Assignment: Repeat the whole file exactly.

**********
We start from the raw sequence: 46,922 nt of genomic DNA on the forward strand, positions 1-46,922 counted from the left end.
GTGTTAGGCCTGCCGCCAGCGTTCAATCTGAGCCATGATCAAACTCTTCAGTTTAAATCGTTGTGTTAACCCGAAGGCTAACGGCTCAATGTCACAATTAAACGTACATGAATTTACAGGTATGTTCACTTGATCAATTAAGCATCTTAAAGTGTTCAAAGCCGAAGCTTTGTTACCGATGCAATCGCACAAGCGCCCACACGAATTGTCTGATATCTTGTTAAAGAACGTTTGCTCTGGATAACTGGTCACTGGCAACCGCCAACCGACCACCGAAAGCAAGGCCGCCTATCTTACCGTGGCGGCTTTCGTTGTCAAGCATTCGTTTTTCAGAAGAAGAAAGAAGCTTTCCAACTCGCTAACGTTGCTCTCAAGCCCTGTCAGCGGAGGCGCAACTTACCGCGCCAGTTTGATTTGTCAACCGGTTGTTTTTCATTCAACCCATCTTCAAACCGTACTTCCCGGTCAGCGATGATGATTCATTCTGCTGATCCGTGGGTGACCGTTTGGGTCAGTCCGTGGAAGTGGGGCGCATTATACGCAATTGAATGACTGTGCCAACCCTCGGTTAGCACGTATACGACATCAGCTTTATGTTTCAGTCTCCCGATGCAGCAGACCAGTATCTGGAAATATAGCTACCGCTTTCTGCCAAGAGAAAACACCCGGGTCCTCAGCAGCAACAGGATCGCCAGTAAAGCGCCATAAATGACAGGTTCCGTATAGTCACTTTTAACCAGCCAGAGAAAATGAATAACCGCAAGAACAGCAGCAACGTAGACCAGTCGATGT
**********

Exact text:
We start from the raw sequence: 46,922 nt of genomic DNA on the forward strand, positions 1-46,922 counted from the left end.
GTGTTAGGCCTGCCGCCAGCGTTCAATCTGAGCCATGATCAAACTCTTCAGTTTAAATCGTTGTGTTAACCCGAAGGCTAACGGCTCAATGTCACAATTAAACGTACATGAATTTACAGGTATGTTCACTTGATCAATTAAGCATCTTAAAGTGTTCAAAGCCGAAGCTTTGTTACCGATGCAATCGCACAAGCGCCCACACGAATTGTCTGATATCTTGTTAAAGAACGTTTGCTCTGGATAACTGGTCACTGGCAACCGCCAACCGACCACCGAAAGCAAGGCCGCCTATCTTACCGTGGCGGCTTTCGTTGTCAAGCATTCGTTTTTCAGAAGAAGAAAGAAGCTTTCCAACTCGCTAACGTTGCTCTCAAGCCCTGTCAGCGGAGGCGCAACTTACCGCGCCAGTTTGATTTGTCAACCGGTTGTTTTTCATTCAACCCATCTTCAAACCGTACTTCCCGGTCAGCGATGATGATTCATTCTGCTGATCCGTGGGTGACCGTTTGGGTCAGTCCGTGGAAGTGGGGCGCATTATACGCAATTGAATGACTGTGCCAACCCTCGGTTAGCACGTATACGACATCAGCTTTATGTTTCAGTCTCCCGATGCAGCAGACCAGTATCTGGAAATATAGCTACCGCTTTCTGCCAAGAGAAAACACCCGGGTCCTCAGCAGCAACAGGATCGCCAGTAAAGCGCCATAAATGACAGGTTCCGTATAGTCACTTTTAACCAGCCAGAGAAAATGAATAACCGCAAGAACAGCAGCAACGTAGACCAGTCGATGT